Madonna performed the first of two dates of The Celebration Tour at American Airlines Center on Sunday night. (Courtesy photo by Larry Gase)

In a dazzling whirlwind of sequins, sass and unapologetic liberation, Madonna’s The Celebration Tour rolled into American Airlines Center in Dallas on Sunday for the first of two performances. I must admit, I have in all my years on this earth never had the opportunity to see The Queen of Pop (I know, I’m a bad gay)…but must say, it was worth the wait!  As a member of the LGBTQ community, I not only felt welcomed at the tour, but celebrated in every pulsating beat and provocative lyric.

From the moment Madge took the stage (at 10:30 p.m.), the atmosphere crackled with a noticeable energy coursing through the air as groups of fans united in a collective celebration of love and self-expression. Sunday night felt like more than a concert.  The experience was a proud declaration of queer identity, an unbending statement of defiance against conformity.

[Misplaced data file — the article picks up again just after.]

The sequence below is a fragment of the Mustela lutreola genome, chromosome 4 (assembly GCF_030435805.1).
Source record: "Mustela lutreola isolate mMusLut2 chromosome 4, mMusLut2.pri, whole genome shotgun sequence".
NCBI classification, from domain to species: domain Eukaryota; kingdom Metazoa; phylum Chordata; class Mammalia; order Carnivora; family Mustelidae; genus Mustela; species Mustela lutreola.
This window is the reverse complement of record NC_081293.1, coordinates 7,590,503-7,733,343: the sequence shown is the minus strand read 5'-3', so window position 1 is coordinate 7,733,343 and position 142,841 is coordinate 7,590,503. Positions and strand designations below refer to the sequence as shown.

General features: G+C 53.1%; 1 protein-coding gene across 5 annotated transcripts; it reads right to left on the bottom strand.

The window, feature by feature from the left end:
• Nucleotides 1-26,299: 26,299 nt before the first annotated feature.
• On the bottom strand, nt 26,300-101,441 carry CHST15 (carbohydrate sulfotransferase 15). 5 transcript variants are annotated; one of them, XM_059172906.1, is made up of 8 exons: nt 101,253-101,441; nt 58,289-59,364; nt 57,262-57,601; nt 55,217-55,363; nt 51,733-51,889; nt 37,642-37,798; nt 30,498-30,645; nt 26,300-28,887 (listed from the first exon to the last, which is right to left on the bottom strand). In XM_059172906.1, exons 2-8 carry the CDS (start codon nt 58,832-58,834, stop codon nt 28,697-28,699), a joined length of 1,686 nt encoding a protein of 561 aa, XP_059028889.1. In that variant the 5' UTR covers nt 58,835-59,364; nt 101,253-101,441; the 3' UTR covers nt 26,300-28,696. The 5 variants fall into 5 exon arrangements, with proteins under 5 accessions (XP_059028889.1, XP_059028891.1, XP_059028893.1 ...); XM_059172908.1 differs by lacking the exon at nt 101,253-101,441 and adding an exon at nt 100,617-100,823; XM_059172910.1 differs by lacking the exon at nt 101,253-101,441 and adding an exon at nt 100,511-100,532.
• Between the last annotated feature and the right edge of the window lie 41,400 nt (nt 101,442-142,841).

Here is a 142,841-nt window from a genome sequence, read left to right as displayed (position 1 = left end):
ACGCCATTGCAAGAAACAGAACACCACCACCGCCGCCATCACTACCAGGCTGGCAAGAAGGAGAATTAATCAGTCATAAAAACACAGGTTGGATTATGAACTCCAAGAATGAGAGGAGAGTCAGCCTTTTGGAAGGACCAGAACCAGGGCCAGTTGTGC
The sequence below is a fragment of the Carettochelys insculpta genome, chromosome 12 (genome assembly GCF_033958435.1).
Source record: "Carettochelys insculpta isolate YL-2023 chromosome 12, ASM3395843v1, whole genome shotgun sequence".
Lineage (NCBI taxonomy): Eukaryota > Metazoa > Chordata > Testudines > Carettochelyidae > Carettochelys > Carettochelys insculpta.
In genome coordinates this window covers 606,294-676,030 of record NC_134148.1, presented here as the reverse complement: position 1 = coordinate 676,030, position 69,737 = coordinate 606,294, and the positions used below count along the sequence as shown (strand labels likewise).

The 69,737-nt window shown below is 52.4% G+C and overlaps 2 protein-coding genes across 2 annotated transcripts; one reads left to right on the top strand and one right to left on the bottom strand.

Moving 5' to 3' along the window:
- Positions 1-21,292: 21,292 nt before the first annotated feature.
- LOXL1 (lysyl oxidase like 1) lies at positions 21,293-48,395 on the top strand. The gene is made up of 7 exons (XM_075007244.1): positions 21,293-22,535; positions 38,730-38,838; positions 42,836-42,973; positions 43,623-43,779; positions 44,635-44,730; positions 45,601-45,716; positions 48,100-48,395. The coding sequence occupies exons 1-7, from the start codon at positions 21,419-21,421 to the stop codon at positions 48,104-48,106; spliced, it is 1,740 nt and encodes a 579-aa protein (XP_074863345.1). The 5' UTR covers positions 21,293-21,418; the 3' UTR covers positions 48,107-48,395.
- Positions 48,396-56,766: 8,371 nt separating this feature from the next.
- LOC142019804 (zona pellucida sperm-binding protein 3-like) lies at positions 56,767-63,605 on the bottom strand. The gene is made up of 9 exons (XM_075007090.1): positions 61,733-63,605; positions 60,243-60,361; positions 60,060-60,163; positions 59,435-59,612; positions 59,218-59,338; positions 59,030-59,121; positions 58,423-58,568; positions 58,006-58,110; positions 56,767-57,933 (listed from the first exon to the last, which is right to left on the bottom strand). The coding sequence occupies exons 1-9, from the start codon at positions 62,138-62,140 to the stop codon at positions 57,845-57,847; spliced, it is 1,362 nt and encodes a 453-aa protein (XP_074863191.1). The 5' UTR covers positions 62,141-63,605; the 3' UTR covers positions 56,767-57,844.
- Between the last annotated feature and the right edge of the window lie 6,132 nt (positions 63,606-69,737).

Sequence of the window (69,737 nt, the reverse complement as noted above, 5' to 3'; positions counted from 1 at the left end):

Madonna, ever the button pusher, delivered a performance that was equal parts nostalgic and cutting-edge innovation. She played all the hits!  Songs spanning her career were reimagined with fresh arrangements and amazing over-the-top choreography, each song a testimony to the enduring power of her artistry.

The stage became a playground of theatrical extravagance. Her magnetic presence demanded our attention and her voice soaring with raw emotion as she belted out anthems of empowerment and resilience.  I turned to my friend at one point and said, “I feel like I’m watching art, not just a concert.”

Sunday night’s show was a reaffirmation of the enduring bond between Madonna and the LGBTQ community, a bond forged in the fires of fighting for us for so many years and strengthened by a shared commitment to authenticity, freedom and acceptance. For some hometown Pride, it didn’t hurt that Dallas drag royalty Alyssa Edwards joined Madonna onstage for “Vogue.”

As the final notes faded into the night, leaving echoes of empowerment in their wake, it was clear that Madonna’s reign as a gay icon was far from over—it was just getting started.

—Chad Mantooth